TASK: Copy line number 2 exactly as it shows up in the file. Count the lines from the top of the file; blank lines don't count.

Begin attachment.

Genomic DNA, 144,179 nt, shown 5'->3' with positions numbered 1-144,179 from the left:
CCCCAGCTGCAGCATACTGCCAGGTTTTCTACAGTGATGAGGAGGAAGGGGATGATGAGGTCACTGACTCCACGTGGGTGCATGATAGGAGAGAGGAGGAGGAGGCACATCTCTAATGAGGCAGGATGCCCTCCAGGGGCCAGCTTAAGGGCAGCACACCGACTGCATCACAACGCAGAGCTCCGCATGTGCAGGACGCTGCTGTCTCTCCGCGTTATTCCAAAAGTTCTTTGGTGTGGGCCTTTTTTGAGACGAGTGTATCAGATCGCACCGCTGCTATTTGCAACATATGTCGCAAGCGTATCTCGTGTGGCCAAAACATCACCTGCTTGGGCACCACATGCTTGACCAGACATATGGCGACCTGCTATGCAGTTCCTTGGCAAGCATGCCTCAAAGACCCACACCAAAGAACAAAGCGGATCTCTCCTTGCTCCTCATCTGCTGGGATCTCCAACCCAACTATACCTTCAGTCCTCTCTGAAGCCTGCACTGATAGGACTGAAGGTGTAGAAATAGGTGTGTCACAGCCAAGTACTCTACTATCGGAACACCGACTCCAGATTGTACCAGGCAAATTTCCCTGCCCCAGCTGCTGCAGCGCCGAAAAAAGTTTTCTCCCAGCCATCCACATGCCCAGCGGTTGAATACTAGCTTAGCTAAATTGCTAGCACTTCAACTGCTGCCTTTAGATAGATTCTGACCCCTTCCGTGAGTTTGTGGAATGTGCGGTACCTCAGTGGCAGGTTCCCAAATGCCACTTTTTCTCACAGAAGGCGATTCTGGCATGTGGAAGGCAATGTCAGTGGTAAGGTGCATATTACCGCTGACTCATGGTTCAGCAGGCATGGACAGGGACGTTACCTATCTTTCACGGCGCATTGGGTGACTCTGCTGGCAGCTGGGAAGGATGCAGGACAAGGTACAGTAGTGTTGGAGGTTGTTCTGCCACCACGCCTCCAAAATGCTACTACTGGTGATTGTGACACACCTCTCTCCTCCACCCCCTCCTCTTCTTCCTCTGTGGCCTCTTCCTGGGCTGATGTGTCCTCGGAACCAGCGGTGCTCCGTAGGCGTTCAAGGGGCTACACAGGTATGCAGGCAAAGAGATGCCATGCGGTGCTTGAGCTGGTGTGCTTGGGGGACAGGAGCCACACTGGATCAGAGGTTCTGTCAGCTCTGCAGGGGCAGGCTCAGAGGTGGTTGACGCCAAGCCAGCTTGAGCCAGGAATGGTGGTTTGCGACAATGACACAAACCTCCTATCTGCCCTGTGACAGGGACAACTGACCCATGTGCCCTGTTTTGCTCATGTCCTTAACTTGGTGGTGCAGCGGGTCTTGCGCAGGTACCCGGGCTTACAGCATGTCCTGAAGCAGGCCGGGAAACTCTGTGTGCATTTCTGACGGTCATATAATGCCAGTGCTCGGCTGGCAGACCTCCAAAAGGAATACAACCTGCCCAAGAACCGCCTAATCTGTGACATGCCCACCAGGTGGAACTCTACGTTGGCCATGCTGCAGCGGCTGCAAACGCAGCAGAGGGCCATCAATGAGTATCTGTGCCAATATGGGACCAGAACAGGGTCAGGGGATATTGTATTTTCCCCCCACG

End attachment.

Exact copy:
CCCCAGCTGCAGCATACTGCCAGGTTTTCTACAGTGATGAGGAGGAAGGGGATGATGAGGTCACTGACTCCACGTGGGTGCATGATAGGAGAGAGGAGGAGGAGGCACATCTCTAATGAGGCAGGATGCCCTCCAGGGGCCAGCTTAAGGGCAGCACACCGACTGCATCACAACGCAGAGCTCCGCATGTGCAGGACGCTGCTGTCTCTCCGCGTTATTCCAAAAGTTCTTTGGTGTGGGCCTTTTTTGAGACGAGTGTATCAGATCGCACCGCTGCTATTTGCAACATATGTCGCAAGCGTATCTCGTGTGGCCAAAACATCACCTGCTTGGGCACCACATGCTTGACCAGACATATGGCGACCTGCTATGCAGTTCCTTGGCAAGCATGCCTCAAAGACCCACACCAAAGAACAAAGCGGATCTCTCCTTGCTCCTCATCTGCTGGGATCTCCAACCCAACTATACCTTCAGTCCTCTCTGAAGCCTGCACTGATAGGACTGAAGGTGTAGAAATAGGTGTGTCACAGCCAAGTACTCTACTATCGGAACACCGACTCCAGATTGTACCAGGCAAATTTCCCTGCCCCAGCTGCTGCAGCGCCGAAAAAAGTTTTCTCCCAGCCATCCACATGCCCAGCGGTTGAATACTAGCTTAGCTAAATTGCTAGCACTTCAACTGCTGCCTTTAGATAGATTCTGACCCCTTCCGTGAGTTTGTGGAATGTGCGGTACCTCAGTGGCAGGTTCCCAAATGCCACTTTTTCTCACAGAAGGCGATTCTGGCATGTGGAAGGCAATGTCAGTGGTAAGGTGCATATTACCGCTGACTCATGGTTCAGCAGGCATGGACAGGGACGTTACCTATCTTTCACGGCGCATTGGGTGACTCTGCTGGCAGCTGGGAAGGATGCAGGACAAGGTACAGTAGTGTTGGAGGTTGTTCTGCCACCACGCCTCCAAAATGCTACTACTGGTGATTGTGACACACCTCTCTCCTCCACCCCCTCCTCTTCTTCCTCTGTGGCCTCTTCCTGGGCTGATGTGTCCTCGGAACCAGCGGTGCTCCGTAGGCGTTCAAGGGGCTACACAGGTATGCAGGCAAAGAGATGCCATGCGGTGCTTGAGCTGGTGTGCTTGGGGGACAGGAGCCACACTGGATCAGAGGTTCTGTCAGCTCTGCAGGGGCAGGCTCAGAGGTGGTTGACGCCAAGCCAGCTTGAGCCAGGAATGGTGGTTTGCGACAATGACACAAACCTCCTATCTGCCCTGTGACAGGGACAACTGACCCATGTGCCCTGTTTTGCTCATGTCCTTAACTTGGTGGTGCAGCGGGTCTTGCGCAGGTACCCGGGCTTACAGCATGTCCTGAAGCAGGCCGGGAAACTCTGTGTGCATTTCTGACGGTCATATAATGCCAGTGCTCGGCTGGCAGACCTCCAAAAGGAATACAACCTGCCCAAGAACCGCCTAATCTGTGACATGCCCACCAGGTGGAACTCTACGTTGGCCATGCTGCAGCGGCTGCAAACGCAGCAGAGGGCCATCAATGAGTATCTGTGCCAATATGGGACCAGAACAGGGTCAGGGGATATTGTATTTTCCCCCCACG